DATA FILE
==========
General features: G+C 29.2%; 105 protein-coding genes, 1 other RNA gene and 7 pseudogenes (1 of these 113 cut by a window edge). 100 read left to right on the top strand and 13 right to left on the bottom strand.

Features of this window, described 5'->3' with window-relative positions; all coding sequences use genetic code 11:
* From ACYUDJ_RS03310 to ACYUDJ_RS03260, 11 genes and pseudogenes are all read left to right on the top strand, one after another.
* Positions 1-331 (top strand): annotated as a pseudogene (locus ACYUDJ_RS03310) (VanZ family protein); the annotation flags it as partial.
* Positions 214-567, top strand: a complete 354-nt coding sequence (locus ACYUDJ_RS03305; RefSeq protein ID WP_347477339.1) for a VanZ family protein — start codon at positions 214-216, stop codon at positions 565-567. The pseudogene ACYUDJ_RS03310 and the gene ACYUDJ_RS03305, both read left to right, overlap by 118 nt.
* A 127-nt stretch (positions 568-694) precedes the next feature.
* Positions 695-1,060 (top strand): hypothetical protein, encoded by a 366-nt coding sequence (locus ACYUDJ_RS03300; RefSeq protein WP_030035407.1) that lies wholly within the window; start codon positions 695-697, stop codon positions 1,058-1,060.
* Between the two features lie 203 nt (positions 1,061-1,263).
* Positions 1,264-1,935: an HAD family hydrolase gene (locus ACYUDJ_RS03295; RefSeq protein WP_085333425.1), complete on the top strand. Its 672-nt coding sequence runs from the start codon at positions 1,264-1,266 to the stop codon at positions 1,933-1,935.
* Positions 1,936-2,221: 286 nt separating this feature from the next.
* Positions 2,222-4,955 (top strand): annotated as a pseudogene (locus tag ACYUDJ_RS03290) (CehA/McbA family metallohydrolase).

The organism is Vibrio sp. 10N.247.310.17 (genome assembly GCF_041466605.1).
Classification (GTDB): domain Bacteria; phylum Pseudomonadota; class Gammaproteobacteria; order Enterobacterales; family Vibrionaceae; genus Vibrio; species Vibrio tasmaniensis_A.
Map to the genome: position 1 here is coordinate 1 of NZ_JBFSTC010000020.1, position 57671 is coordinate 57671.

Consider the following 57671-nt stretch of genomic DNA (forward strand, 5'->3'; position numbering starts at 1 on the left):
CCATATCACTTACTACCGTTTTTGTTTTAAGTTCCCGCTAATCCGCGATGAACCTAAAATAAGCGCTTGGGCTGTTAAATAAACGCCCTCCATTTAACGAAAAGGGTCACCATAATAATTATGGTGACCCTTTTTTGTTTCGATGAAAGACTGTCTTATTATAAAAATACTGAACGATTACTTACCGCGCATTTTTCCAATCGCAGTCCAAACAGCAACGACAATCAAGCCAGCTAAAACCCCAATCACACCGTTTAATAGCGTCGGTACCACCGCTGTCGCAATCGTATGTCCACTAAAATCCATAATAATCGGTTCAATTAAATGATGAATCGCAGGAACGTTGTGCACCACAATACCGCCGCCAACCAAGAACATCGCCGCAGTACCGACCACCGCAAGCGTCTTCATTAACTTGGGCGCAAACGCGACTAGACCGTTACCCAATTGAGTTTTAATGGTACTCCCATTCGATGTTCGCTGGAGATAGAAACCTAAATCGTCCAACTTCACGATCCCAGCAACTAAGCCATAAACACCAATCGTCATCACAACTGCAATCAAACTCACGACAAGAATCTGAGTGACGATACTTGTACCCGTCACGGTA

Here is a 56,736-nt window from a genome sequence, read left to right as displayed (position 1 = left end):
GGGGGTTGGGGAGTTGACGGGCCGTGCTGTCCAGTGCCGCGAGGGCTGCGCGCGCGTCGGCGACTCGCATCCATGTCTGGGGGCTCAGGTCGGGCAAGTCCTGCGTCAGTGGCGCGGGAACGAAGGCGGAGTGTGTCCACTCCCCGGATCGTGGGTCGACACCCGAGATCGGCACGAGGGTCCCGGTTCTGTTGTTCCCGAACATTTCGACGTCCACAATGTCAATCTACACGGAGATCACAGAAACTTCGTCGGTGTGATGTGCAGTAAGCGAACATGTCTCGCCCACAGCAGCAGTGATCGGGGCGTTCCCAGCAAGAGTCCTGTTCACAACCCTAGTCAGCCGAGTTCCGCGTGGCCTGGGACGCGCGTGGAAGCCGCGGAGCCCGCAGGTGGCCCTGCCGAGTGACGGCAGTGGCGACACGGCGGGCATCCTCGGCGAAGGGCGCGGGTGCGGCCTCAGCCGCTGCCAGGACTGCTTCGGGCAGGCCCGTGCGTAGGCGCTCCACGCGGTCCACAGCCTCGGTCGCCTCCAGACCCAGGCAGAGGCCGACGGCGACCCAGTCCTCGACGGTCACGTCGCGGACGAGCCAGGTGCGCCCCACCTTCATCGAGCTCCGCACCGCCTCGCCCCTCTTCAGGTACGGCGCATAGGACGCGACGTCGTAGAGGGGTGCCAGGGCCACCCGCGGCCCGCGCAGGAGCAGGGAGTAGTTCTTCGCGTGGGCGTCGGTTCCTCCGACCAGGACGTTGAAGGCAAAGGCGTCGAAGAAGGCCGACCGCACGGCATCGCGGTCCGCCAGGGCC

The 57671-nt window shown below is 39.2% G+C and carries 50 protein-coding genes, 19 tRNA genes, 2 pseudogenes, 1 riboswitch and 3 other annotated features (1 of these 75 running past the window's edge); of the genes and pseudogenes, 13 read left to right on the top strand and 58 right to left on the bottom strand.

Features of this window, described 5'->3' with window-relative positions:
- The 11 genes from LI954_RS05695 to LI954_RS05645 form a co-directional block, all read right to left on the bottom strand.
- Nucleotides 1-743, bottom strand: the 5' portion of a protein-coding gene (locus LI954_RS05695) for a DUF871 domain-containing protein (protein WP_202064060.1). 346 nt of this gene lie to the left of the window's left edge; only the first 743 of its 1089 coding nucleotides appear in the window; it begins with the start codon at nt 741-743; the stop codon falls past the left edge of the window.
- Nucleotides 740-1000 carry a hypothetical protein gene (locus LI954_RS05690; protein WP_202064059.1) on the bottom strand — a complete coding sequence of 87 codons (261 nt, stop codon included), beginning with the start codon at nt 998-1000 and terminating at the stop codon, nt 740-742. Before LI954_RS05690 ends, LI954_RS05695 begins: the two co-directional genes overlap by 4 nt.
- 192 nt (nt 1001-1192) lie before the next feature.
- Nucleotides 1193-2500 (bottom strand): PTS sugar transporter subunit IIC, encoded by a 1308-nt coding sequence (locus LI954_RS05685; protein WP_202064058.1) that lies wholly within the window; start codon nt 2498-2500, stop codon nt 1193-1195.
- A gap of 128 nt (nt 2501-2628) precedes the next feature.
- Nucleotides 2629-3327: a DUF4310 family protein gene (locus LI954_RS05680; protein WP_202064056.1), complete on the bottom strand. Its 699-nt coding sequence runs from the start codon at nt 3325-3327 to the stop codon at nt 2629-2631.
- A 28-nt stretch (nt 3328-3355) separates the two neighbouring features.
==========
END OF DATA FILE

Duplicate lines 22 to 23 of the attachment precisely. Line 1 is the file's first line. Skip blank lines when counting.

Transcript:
- Nucleotides 1-743, bottom strand: the 5' portion of a protein-coding gene (locus LI954_RS05695) for a DUF871 domain-containing protein (protein WP_202064060.1). 346 nt of this gene lie to the left of the window's left edge; only the first 743 of its 1089 coding nucleotides appear in the window; it begins with the start codon at nt 741-743; the stop codon falls past the left edge of the window.
- Nucleotides 740-1000 carry a hypothetical protein gene (locus LI954_RS05690; protein WP_202064059.1) on the bottom strand — a complete coding sequence of 87 codons (261 nt, stop codon included), beginning with the start codon at nt 998-1000 and terminating at the stop codon, nt 740-742. Before LI954_RS05690 ends, LI954_RS05695 begins: the two co-directional genes overlap by 4 nt.